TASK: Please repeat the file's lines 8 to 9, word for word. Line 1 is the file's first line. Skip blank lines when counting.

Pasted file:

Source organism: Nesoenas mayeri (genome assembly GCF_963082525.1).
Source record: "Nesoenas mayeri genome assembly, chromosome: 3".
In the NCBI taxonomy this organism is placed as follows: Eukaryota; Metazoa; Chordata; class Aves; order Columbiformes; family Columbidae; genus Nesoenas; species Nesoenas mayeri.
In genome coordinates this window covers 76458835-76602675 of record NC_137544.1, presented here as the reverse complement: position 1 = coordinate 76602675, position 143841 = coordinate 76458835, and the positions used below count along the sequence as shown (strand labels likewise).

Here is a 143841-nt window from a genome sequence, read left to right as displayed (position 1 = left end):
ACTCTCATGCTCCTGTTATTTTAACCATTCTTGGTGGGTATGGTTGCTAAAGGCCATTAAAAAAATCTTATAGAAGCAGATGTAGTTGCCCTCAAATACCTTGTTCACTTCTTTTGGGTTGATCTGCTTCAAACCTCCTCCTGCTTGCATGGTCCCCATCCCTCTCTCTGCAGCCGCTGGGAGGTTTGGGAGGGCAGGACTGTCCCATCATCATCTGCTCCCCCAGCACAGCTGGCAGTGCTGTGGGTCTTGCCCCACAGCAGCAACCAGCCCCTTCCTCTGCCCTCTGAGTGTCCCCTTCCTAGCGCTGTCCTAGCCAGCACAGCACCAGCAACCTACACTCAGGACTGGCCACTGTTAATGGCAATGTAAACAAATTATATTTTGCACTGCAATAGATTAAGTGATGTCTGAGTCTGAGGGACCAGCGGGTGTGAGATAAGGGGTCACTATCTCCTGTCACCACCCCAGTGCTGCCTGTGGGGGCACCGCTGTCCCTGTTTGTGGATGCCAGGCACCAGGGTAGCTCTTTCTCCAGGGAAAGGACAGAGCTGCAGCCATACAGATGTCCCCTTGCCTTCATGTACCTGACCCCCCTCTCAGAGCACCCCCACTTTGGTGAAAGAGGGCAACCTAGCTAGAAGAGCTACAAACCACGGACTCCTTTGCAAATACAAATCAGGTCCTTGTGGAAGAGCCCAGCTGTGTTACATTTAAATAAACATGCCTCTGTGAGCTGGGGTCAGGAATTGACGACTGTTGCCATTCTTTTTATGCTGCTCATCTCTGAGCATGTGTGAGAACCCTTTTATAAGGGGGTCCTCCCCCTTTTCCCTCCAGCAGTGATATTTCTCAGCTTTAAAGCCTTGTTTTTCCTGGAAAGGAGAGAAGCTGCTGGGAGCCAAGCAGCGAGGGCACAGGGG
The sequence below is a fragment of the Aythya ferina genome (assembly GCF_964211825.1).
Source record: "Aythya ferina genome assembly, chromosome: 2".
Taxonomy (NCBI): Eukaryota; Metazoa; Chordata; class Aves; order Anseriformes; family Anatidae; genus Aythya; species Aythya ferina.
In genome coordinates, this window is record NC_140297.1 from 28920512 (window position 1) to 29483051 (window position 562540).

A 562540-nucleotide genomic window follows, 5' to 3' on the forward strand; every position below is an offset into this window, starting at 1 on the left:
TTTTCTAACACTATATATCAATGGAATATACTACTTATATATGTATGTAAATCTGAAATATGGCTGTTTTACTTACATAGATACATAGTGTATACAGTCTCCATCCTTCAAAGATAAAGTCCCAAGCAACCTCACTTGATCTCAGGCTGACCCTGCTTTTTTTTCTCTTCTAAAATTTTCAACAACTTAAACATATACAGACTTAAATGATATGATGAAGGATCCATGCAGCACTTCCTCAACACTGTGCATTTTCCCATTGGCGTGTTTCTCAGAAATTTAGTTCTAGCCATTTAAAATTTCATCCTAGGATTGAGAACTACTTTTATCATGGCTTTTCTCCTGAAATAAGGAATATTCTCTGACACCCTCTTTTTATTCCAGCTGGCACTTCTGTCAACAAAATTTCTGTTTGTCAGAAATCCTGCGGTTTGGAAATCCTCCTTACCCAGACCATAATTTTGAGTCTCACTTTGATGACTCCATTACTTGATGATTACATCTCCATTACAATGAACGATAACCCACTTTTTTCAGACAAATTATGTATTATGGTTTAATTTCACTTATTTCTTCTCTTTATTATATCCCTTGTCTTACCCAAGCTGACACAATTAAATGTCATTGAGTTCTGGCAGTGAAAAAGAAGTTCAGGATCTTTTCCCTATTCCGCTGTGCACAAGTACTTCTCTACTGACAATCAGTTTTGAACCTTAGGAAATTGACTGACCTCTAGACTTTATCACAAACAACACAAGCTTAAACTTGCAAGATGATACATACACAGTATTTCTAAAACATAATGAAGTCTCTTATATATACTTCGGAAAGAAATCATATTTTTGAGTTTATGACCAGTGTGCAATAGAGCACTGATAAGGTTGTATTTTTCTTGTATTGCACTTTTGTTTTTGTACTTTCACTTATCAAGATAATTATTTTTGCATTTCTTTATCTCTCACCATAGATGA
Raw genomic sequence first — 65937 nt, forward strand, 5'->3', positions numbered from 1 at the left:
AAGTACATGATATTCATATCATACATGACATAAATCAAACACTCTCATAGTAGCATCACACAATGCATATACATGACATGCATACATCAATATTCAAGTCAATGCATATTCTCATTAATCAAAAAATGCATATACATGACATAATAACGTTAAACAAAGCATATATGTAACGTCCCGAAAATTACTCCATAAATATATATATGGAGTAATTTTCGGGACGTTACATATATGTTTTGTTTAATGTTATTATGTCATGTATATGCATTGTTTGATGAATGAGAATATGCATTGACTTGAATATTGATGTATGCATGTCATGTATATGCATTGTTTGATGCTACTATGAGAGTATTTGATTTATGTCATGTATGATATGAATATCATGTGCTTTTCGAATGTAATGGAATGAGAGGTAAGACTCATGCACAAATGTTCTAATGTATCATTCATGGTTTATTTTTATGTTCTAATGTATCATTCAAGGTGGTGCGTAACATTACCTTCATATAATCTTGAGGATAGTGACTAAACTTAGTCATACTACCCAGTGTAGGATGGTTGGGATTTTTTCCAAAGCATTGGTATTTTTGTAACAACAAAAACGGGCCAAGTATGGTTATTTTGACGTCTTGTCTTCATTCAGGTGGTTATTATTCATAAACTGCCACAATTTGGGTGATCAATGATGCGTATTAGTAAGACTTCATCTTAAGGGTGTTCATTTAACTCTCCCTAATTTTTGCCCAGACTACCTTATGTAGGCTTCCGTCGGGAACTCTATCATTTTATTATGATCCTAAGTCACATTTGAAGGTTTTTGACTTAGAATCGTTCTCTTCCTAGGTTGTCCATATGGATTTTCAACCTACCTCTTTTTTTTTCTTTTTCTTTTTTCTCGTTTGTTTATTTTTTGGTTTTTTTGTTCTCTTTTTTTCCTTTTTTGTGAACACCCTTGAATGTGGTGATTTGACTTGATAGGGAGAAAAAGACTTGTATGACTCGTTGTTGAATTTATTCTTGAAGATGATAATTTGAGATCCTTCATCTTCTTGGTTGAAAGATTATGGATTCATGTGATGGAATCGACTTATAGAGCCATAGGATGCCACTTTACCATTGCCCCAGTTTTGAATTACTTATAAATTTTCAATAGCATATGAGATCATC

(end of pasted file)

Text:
Source record: "Aythya ferina genome assembly, chromosome: 2".
Taxonomy (NCBI): Eukaryota; Metazoa; Chordata; class Aves; order Anseriformes; family Anatidae; genus Aythya; species Aythya ferina.